Using Positive Self-Talk is Key to Your Health
We all have a little voice inside of us commonly known as our internal dialogue. It’s there to make us evaluate, question, and reflect on everything we do. Its mission is to help us progress and grow. However, a problem arises when it becomes very demanding. When this happens, instead of encouraging us to progress, it keeps us stuck in our comfort zone. Have you ever experienced this? Have you felt that you’re being overly demanding with yourself, so much so that your self-esteem is suffering the consequences?
If the answer is yes, you’ll find practical advice in this article to help keep your self-criticism at bay. You’ll also learn how to practice healthy self-talk. Broadly speaking, it’s all about knowing yourself. You have to know how to demand a better performance from yourself without experiencing emotional exhaustion and that need for perfection. Let’s delve deeper into this.
Learning to deal with frustration to cultivate healthy self-talk
The first step in practicing healthy self-talk is working on increasing your tolerance for frustration. This means that you have to accept the normal changes that happen every day. When something doesn’t go the way you want it to, that doesn’t mean that “it’s the end of the world” even if you’re feeling that way.
In other words, if you want to be more tolerant of frustration, you have to fight emotional reason. Emotional reason is when you think based on how you feel rather than actually analyzing reality.
Also, if you want to improve your tolerance for frustration, you need to change the language and words you use to shape your feelings. It’s all about transforming your thoughts and using more flexible, caring self-talk. For example, you should replace words that are defeatist and dramatic with others that will bring you back to reality. By doing this, you’ll start to use the power of language in your favor.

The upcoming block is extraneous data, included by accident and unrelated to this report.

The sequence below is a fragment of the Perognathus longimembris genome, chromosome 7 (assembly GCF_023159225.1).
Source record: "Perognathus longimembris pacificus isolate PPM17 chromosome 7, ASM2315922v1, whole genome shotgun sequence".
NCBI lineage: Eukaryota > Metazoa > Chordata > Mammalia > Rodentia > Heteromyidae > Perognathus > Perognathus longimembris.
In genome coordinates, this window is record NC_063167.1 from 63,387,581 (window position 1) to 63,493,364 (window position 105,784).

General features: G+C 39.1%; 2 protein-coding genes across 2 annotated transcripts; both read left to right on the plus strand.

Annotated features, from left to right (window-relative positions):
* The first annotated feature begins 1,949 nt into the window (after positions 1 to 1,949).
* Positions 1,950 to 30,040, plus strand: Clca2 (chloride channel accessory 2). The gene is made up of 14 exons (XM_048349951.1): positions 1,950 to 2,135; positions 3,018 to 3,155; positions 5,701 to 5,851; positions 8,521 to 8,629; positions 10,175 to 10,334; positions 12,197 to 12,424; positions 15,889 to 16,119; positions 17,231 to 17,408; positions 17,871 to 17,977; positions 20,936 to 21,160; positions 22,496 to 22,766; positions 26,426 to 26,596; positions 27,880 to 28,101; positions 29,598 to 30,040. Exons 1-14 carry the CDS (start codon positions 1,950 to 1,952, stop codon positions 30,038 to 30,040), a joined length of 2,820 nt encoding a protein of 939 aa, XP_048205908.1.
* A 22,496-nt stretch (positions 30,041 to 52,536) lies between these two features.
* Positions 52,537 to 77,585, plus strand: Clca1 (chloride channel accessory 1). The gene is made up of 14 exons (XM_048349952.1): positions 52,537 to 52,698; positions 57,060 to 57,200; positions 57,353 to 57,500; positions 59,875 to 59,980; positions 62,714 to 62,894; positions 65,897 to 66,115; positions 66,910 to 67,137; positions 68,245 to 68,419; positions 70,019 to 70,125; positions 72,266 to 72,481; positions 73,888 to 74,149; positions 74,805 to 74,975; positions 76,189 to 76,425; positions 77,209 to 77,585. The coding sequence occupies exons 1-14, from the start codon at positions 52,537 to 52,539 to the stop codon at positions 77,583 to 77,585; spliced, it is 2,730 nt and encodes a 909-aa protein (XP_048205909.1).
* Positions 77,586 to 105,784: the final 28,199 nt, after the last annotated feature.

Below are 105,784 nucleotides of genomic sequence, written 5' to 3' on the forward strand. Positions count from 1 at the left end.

One of the best ways to practice a healthy internal dialogue is to start applying it to the people around you. To do this, you have to reflect on how much you demand from others. Do you encourage them to excel or do you punish them if they don’t meet your expectations? This is why it’s so important to balance out what you ask from others. If you push them too far out of their comfort zone, it can make them feel panicked or scared. This will later turn into resentment.
On another note, it’s important that you stop labeling others based on whether or not they meet your expectations. Making a habit out of this will allow you to stop putting labels on yourself.
“We complain about our friends because we demand more from them than they can give.”
-Santiago Ramon Cajal-
Thus, empathy is a fundamental skill when it comes to having healthy and reasonable expectations from yourself and others. Think about how others feel when they don’t reach their goals. Think about how you feel when things don’t go your way. Aren’t those feelings enough? Is it necessary to criticize yourself or another person on top of the way they’re already feeling?
Balance your interests, well-being, and needs
Always remember why and what you demand. Above all, you should think about the consequences of your demands. If your inner voice is demanding so much that it’s causing you discomfort and conflicts with your family, co-workers, or partner, it’s time to become more flexible and adjust your goals.
In the long term, it’s not worth being so hard on yourself. You need to learn to practice a healthy inner dialogue in your day to day life. Put your ambitious side on mute for a little bit and let yourself experience pleasure and relaxation. Not everything has to be about work, obligations, and perfection.
Therefore, you need to prioritize moments where you’re completely disconnected from sources of stress. You need to use these moments to care for yourself. A great exercise you can do to lower the volume of your perfectionist inner voice is to take mental breaks. This means that, during your work day, you should move, drink water, and focus your attention on something else at least every hour. Direct that attention towards your personal needs. Self-talk has to be a means, not an end.
“One machine can do the work of fifty ordinary men. No machine can do the work of one extraordinary man.”
Remember that self-talk should help you take some steps out of your comfort zone. If it keeps you within that zone and doesn’t let you move forward because you’re paralyzed with fear, you don’t have a healthy self-talk. It’s in your hands to end this defeating inner voice. Accept yourself as you are and learn to be a little more flexible with yourself and others.
If you try to change how much you demand from yourself and you find that you’re not able to do it alone, you should ask for help. There are many highly-trained psychology professionals that can help you be the healthiest and best version of yourself.